Thursday, October 1, 2009


It's one thing when your kid tells you he hates you, but it's entirely different when you catch him telling another kid he hates him.

As a parent, you expect your kid will hate you, it just goes with the territory. I was a kid once myself and I remember telling my parents I hated them, so why should it be any different with my kid?

This morning, when I dropped Nate off at 'school', I was hanging around and chatting with the teachers when I caught him telling another kid 'I hate you.' He wasn't just saying it, you could see venom in his eyes. He'd been playing with some Lego bricks, and another boy walked up to him to show him a toy, and he just turned and looked him in the eye and told him.

I called him over and we had a talk and he apologized, but I'm still in shock. I know these things are going to happen, but it just brought up all these doubts in my mind on the walk home. Doubts I used to have before I became a parent. Doubts about being a good parent, raising a kid to know right from wrong, doubts about passing on my prejudices and faults. Am I raising him right? Most of those doubts have faded since Nate was born. I don't think I've had much time to worry about them, too busy 'parenting'. This morning's incident makes me question how I've been parenting, too often I think I just want to get things done and don't put much thought into the process. It strikes me that this sort of parenting is exactly what I used to have doubts about, and that this might ultimately be a self-fulfilling-prophecy of sorts. Perhaps I am over- reacting (I'm not even sure if any of what I've just written makes sense), or perhaps this is a bit of a wake-up call for me.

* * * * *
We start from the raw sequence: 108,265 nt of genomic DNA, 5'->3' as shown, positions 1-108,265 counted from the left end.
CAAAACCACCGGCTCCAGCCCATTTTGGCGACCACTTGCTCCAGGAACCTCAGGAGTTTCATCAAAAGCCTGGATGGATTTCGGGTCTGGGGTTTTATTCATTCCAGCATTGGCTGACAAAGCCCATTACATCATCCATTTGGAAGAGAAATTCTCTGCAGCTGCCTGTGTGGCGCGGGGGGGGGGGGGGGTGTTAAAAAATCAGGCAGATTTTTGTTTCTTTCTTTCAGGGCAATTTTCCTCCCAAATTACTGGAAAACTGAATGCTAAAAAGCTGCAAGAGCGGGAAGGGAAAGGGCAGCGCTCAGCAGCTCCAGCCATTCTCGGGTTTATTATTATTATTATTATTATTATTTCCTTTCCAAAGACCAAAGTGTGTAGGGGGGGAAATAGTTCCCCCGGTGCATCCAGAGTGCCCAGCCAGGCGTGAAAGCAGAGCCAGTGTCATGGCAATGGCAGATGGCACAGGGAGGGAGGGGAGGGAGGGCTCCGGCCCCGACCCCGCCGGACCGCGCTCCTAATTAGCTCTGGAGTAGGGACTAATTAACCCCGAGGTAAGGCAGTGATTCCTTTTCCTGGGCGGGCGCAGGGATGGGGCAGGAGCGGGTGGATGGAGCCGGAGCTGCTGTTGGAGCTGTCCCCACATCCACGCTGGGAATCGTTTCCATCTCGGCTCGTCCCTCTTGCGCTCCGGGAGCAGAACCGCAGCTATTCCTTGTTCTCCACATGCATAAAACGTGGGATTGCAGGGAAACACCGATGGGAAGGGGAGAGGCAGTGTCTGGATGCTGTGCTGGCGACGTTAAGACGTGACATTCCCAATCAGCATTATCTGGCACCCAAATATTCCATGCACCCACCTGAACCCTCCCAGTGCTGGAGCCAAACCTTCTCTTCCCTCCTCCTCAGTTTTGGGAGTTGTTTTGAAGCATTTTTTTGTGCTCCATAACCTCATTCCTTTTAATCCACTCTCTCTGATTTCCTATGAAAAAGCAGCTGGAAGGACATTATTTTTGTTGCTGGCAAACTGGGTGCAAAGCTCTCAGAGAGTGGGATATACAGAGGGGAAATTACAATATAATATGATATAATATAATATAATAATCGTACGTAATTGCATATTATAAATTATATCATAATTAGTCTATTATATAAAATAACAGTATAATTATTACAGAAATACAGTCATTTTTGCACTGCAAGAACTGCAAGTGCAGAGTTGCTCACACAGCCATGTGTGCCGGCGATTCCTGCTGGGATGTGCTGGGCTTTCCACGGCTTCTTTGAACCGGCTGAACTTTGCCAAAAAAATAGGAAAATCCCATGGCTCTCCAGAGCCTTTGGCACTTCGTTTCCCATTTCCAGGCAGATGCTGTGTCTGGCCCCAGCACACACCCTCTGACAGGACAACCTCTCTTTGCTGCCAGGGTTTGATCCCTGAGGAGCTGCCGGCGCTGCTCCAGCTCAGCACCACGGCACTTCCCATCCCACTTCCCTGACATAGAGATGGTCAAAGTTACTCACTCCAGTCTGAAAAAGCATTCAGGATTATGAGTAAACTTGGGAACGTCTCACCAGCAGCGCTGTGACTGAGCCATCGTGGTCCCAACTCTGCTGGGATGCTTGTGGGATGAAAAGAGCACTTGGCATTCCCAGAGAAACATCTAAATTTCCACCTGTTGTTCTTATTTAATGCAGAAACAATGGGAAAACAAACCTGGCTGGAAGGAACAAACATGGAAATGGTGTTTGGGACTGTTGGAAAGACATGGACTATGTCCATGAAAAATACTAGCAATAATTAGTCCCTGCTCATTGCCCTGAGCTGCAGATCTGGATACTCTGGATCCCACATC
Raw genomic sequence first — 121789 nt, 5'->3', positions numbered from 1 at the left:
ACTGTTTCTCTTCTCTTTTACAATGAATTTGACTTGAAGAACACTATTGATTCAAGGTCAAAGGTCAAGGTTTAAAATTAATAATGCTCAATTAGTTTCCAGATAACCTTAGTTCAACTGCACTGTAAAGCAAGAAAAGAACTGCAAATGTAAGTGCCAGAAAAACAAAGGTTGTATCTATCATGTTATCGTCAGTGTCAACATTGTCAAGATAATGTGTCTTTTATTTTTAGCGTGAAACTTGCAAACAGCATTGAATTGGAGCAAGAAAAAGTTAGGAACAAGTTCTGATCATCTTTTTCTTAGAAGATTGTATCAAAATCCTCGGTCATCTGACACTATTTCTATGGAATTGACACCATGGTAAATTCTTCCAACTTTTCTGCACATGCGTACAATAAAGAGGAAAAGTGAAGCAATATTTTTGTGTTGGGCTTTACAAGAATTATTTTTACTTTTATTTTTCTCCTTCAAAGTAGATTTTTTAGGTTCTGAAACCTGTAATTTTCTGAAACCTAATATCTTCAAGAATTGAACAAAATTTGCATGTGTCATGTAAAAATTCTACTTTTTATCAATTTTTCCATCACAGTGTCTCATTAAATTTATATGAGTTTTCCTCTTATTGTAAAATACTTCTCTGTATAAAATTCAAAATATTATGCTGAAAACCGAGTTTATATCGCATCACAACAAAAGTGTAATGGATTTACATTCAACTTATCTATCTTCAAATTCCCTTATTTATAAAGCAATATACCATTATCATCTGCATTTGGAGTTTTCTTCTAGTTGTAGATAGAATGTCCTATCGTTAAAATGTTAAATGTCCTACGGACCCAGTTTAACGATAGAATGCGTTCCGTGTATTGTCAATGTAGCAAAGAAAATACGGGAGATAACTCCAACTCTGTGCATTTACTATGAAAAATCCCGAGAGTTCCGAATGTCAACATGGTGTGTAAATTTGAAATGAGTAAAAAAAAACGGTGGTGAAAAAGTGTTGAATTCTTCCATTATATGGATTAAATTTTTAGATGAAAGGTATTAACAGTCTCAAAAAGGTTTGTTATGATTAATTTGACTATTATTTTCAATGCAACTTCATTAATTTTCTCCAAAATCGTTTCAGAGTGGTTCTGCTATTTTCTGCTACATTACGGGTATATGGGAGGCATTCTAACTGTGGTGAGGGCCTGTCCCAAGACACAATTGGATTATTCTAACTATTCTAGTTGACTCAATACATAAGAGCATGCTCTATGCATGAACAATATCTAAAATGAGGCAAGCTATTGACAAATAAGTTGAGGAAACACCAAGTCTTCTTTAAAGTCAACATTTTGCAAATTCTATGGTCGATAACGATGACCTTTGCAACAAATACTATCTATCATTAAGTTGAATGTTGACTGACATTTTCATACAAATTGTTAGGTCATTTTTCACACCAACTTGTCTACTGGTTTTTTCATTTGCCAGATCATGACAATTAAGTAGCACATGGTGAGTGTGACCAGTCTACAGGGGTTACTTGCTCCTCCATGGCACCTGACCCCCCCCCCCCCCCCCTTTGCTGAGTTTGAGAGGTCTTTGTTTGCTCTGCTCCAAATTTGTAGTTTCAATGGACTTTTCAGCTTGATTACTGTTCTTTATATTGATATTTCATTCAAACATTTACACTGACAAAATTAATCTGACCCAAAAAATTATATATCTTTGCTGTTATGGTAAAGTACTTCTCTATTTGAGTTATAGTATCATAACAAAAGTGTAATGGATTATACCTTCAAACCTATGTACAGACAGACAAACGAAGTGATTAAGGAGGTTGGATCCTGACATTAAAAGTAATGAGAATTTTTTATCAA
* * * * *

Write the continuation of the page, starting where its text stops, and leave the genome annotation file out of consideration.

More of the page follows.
I'm not looking to win any father-of-the-year awards, but I think I may have to work a little harder at this if I want Nate to be that good man when he grows up.


kaos said...

hmmm, lots of hard questions for a childless girl like me, but honestly i think you are raising that good person and that those fears are (from what I gather) ever-present for a lot of parents (sorry) as in maybe they never go away but thats alright? its a process and you have an idea of what you would like to model and guide him towards which is super! youre a rad dad my friend

lori Joy Smith said...

this post just breaks my heart. you are doing a great job with him.

i read this book lately and it really helped me get some insight into my parenting... the library probably has it:

i have never been open to parenting books before, reading about parenting is not exactly what i wanted to do in my down time. but it really helped me and made my time parenting so much easier.

Justin said...

Thanks Lori, the book sounds amazing and I will track it down.

Anonymous said...

You did just what you should. Try to remain calm and explain to them why the behavior is unacceptable. And make them apologize, even if they can't be completely sincere. Three-year olds like to experiment with blowing your mind and other peoples' with what they say. They are experimenting with the words and the impact. I'm no pro, but I have a 6-year-old boy and now I'm seeing these sorts of things with my 3-year-old girl, and I'm able to put it in perspective.

Just keep doing the best you can!